There’s the luck of the idea, that little ‘what if’ that pops into your brain, you write it down somewhere – a post-it note, the back of a napkin (how appalling it’s been that sometimes I’ve had the best ideas when a little too drunk, so the idea is gone by the morning, it’s never stuck) – and then at some point or other you see if you can turn that idea into something. There’s the luck of having the time, or being in a position to make the time, to do the hard work of writing. And there’s the luck of being in the right headspace to produce that particular story, because every story is different. And then there’s the luck in having the right editor read the piece and there’s always a bit of luck in terms of whether or not the publisher has the physical – or digital – space to get it out into the world.
More specifically, I have looked back at the publication of my novel Remnants as a series of events and confluences that have had as their commonality good bloody luck. In 1999/2000 I did a Masters in Creative Arts (Creative Writing) at the University of Wollongong. It was a great experience, a highlight of my life. First up, I had the good fortune to spend time with writers such as John Scott, Merlinda Bobbis and Tony Macris. Most closely I worked with Tony, and he was sufficiently blunt to tell me that my major project was good enough to give me the qualification but wasn’t good enough to find a publisher.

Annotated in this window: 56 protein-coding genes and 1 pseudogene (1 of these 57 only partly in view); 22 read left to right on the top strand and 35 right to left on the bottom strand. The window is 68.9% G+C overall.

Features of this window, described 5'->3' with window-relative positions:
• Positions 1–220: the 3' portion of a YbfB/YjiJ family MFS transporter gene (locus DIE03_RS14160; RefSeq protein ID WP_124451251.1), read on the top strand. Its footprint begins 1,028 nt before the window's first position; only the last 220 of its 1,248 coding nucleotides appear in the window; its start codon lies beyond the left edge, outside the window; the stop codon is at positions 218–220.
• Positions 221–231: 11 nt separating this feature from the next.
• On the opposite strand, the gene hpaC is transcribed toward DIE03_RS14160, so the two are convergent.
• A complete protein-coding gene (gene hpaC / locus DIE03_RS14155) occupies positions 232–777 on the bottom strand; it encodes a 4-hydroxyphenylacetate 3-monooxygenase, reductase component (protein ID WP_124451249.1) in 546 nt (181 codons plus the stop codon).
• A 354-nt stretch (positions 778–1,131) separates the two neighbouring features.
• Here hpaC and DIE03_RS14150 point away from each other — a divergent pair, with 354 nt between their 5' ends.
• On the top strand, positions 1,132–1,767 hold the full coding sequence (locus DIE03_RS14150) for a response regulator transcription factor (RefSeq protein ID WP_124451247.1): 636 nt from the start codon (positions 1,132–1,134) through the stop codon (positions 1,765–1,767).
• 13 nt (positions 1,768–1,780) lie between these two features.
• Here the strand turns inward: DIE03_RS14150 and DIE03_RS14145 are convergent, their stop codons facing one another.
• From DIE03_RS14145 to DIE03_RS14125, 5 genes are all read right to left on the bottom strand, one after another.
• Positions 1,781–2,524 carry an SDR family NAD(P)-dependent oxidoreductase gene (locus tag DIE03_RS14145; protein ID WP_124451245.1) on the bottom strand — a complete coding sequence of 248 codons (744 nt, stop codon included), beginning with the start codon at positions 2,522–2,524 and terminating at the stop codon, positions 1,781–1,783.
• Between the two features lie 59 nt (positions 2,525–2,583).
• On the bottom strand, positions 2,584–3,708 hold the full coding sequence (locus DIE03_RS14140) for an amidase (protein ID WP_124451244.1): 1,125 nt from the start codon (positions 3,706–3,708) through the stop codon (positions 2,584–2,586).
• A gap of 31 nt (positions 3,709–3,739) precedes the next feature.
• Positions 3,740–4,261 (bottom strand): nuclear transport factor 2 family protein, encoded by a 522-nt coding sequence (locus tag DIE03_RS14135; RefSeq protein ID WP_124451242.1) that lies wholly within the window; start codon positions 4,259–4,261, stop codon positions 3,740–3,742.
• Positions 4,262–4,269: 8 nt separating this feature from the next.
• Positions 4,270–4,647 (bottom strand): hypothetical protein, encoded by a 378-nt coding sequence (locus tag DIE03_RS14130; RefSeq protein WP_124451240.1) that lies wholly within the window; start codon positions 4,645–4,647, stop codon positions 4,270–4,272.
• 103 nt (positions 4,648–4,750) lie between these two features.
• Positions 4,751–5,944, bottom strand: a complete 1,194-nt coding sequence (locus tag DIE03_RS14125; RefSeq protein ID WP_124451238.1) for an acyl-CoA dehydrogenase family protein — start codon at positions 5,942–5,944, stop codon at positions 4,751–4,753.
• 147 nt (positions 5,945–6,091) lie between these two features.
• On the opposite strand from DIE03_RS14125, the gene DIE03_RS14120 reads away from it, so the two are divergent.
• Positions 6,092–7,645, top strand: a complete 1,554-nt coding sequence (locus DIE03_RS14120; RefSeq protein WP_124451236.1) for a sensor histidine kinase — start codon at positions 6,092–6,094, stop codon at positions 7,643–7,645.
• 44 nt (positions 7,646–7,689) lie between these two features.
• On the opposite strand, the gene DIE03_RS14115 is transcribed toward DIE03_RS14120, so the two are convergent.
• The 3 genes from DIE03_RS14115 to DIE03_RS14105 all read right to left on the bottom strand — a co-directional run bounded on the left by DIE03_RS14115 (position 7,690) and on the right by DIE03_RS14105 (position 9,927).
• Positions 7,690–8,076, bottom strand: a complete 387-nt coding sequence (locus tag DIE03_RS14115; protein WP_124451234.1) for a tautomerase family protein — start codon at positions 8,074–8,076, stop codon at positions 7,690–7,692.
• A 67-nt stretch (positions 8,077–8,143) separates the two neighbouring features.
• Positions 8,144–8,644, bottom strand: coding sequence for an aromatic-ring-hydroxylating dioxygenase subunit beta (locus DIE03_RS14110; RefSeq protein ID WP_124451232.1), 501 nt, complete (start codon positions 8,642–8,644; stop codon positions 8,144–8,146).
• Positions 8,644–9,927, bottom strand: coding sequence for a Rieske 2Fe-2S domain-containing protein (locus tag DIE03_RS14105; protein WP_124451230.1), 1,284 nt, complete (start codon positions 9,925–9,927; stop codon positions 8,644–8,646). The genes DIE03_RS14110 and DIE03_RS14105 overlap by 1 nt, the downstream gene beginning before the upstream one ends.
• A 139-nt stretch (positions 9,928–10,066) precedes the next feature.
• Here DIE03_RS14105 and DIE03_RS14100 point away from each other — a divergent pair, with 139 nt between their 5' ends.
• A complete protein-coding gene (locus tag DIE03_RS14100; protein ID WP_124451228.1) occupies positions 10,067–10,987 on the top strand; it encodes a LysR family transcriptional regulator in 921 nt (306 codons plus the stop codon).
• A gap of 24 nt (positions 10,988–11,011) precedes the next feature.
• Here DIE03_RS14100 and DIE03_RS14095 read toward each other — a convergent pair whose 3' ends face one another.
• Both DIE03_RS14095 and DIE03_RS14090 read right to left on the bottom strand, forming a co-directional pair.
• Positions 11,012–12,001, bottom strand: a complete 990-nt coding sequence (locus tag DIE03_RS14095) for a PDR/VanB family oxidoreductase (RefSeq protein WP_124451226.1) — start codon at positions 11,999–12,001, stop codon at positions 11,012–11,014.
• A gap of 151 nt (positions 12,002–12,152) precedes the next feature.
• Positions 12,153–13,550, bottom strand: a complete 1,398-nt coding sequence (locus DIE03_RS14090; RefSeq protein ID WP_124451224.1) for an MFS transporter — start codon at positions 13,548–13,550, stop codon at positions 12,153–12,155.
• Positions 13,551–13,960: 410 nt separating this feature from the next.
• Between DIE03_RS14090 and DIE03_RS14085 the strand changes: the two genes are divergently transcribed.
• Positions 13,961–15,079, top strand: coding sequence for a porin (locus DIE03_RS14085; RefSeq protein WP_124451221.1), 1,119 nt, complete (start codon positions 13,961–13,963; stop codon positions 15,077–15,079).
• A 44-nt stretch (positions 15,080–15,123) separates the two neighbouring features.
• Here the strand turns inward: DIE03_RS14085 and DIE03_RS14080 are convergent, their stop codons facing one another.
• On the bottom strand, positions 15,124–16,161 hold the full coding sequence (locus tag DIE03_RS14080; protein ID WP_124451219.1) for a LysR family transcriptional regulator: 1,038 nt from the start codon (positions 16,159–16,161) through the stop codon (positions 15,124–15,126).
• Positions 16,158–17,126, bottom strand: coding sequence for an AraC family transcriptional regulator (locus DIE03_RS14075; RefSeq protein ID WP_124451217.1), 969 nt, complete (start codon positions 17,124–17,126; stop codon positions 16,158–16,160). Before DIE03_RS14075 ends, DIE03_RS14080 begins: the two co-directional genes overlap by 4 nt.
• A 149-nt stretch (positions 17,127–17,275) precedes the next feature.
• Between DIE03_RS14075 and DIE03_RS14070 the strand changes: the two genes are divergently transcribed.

That night I started on a new project.
By the end of the year I had the bones of a story that I knew I wanted to take further. I spent three years editing and re-working and polishing and worrying and fretting. After shopping the manuscript around, and being told that it was well-written but would never be a commercial proposition, Francesca Rendle-Short, now creative writing academic RMIT but at the time was at the University of Canberra, suggested that I might like to have a chat with Ian Templeman, who was the head-honcho of Pandanus Books, the academic publisher at the Australian National University. Excitedly, impatiently, I arranged this meeting. (I am the least patient person in the world, so perhaps I should be serving burgers rather than writing stories.)
Over lunch Ian told me how he’d read a story of mine, ‘Song of Excess’, in Overland and would love to read the manuscript for my first novel – what luck that he’d read that particular issue!
A month later, I received a letter saying that Ian enjoyed the work but as Pandanus was primarily an academic publisher of non-fiction they couldn’t accept it; I should, however, again make contact with Ian. More than confused, I rang Ian. He said that he would like to publish Remnants, but he would have to establish a special imprint to do so, and this would take ‘some time’. Ian was true to his word, and in 2005 that little novel eventually saw the light of day through Pandanus Books’ Sullivan’s Creek series. Which would fold within a year because the ANU was adamant about focussing on the academic, not the fictional.